After climbing to their highest level in more than seven years, mortgage rates fell last week, according to Freddie Mac’s latest Primary Mortgage Market survey.
“The decline was driven by recent trade and geopolitical issues, which led to a sudden decrease in long-term Treasury yields,” Freddie Mac Chief Economist Sam Khater noted in the report. “Meanwhile, confident American consumers shrugged off the market volatility, as purchase mortgage applications continued to trend higher from a year ago.”
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(Source: Freddie Mac)
According to the report, the 30-year fixed-rate mortgage averaged 4.56% for the week ending May 31, 2018, down from 4.66% last week but up from 3.94% last year.
The 15-year FRM decreased to an average 4.06% this week, down from 4.15% last week and up from 3.19% in 2017.
The five-year Treasury-indexed hybrid adjustable-rate mortgage decreased to an average 3.80% this week, down from 3.87% last week. This time last year it was 3.11%.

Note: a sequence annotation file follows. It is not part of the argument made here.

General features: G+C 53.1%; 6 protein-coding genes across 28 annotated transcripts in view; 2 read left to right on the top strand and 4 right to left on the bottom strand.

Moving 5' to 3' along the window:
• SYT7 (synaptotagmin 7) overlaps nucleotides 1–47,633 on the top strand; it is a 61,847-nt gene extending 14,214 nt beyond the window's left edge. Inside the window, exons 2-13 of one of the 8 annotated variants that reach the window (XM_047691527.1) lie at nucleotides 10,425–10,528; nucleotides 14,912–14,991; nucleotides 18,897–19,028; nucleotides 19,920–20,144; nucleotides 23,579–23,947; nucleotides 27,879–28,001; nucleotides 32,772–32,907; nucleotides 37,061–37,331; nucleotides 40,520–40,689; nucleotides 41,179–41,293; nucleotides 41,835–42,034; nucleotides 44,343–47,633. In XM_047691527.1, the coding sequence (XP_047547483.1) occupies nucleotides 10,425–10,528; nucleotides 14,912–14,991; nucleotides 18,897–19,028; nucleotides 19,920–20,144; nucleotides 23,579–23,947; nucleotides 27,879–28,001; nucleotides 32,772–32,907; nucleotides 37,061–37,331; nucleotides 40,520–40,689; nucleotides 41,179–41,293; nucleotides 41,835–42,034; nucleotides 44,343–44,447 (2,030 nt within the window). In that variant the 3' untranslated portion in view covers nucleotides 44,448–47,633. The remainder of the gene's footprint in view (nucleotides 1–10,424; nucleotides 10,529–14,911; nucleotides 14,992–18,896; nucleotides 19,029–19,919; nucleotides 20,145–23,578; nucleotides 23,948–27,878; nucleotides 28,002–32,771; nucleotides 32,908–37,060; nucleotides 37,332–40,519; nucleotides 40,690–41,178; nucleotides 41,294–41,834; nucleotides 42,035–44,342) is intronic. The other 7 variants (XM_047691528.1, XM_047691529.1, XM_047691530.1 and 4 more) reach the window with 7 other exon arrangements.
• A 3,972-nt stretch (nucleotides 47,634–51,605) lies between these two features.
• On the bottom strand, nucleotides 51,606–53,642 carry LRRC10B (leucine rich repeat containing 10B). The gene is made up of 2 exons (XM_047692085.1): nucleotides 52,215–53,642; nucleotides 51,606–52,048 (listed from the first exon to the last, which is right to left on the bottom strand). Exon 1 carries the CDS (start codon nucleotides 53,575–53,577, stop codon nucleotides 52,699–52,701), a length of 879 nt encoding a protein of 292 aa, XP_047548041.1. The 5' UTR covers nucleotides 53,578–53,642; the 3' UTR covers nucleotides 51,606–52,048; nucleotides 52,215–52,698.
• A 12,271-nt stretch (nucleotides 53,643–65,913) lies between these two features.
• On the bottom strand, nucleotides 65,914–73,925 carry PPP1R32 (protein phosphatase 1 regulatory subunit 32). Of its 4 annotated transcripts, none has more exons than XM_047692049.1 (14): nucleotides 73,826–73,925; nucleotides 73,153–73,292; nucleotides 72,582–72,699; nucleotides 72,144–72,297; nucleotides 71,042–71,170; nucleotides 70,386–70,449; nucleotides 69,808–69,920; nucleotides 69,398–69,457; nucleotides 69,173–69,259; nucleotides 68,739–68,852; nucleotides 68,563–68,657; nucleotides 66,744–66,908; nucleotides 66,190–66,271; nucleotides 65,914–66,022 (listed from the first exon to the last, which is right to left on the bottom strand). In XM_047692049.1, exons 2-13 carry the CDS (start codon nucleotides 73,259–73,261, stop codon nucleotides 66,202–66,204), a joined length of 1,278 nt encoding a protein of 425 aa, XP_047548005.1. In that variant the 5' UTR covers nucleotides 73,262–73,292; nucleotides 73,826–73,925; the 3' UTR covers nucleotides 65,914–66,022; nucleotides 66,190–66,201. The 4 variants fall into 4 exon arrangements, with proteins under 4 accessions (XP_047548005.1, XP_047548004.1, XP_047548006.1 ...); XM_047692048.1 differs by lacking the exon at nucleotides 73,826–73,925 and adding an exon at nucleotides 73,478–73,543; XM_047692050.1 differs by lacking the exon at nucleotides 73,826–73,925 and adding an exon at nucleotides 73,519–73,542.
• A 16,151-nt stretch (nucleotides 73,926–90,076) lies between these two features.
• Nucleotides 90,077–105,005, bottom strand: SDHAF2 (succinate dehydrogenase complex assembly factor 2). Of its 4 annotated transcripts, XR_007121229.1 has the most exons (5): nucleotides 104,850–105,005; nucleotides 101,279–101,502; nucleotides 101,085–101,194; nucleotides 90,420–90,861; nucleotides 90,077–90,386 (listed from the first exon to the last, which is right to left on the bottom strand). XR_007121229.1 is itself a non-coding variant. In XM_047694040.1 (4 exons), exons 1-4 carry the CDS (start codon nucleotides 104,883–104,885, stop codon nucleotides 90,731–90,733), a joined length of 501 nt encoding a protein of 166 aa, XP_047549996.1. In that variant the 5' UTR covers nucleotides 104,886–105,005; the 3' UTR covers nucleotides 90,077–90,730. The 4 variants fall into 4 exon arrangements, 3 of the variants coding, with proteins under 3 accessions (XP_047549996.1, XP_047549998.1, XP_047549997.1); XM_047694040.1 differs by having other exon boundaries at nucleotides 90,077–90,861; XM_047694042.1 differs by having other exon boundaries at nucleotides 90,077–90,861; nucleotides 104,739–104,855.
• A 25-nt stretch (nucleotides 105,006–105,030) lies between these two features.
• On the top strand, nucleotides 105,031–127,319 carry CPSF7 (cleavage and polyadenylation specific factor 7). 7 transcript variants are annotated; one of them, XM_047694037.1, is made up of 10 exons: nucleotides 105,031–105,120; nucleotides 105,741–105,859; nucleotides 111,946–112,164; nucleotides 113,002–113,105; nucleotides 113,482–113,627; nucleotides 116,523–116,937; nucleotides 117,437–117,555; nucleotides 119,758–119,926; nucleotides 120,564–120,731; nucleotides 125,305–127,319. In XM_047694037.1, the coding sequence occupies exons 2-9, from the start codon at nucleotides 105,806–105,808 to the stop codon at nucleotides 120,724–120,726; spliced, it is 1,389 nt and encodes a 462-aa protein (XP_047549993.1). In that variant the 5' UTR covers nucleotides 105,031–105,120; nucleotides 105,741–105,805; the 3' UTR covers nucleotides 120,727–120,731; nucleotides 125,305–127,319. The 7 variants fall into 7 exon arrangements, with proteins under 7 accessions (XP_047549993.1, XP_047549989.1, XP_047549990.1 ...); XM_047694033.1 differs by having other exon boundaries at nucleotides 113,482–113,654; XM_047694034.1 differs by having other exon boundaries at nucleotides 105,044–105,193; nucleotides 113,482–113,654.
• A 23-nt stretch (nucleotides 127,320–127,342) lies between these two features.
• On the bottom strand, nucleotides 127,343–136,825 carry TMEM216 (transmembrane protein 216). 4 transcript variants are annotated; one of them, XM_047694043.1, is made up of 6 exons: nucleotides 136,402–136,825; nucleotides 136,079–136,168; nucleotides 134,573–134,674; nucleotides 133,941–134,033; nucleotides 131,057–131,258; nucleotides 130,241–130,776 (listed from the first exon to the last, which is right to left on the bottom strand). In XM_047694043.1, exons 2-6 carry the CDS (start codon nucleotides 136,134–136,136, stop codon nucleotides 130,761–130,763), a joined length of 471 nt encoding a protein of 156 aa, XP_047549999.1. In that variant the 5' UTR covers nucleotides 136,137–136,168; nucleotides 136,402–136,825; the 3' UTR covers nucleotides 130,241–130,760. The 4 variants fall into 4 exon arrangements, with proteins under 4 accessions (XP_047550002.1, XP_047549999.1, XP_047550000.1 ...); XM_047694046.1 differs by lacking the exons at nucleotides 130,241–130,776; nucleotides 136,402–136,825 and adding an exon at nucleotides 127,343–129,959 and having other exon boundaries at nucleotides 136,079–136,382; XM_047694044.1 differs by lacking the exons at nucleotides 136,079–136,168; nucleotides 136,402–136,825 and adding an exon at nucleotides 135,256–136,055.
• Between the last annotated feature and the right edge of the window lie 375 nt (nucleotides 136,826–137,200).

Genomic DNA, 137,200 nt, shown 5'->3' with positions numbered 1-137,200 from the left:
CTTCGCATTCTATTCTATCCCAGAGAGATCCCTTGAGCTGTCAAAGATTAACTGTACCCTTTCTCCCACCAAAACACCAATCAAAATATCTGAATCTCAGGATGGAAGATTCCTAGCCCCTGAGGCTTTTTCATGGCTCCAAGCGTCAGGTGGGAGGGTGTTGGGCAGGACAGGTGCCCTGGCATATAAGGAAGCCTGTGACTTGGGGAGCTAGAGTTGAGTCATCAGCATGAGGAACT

“Extremely low inventory conditions in most markets are preventing sales from breaking out, while also keeping price growth elevated,” Khater said. “Even if rates climb closer to 5%, sales have room to grow more, but only if current supply levels start increasing more meaningfully.”
Some experts wonder if recent struggles in Italy could be the next Brexit, keeping mortgage rates subdued throughout 2018. As of right now, investors continue to watch, waiting to see how the European Central Bank will respond, and if the new turmoil will destroy the European Union.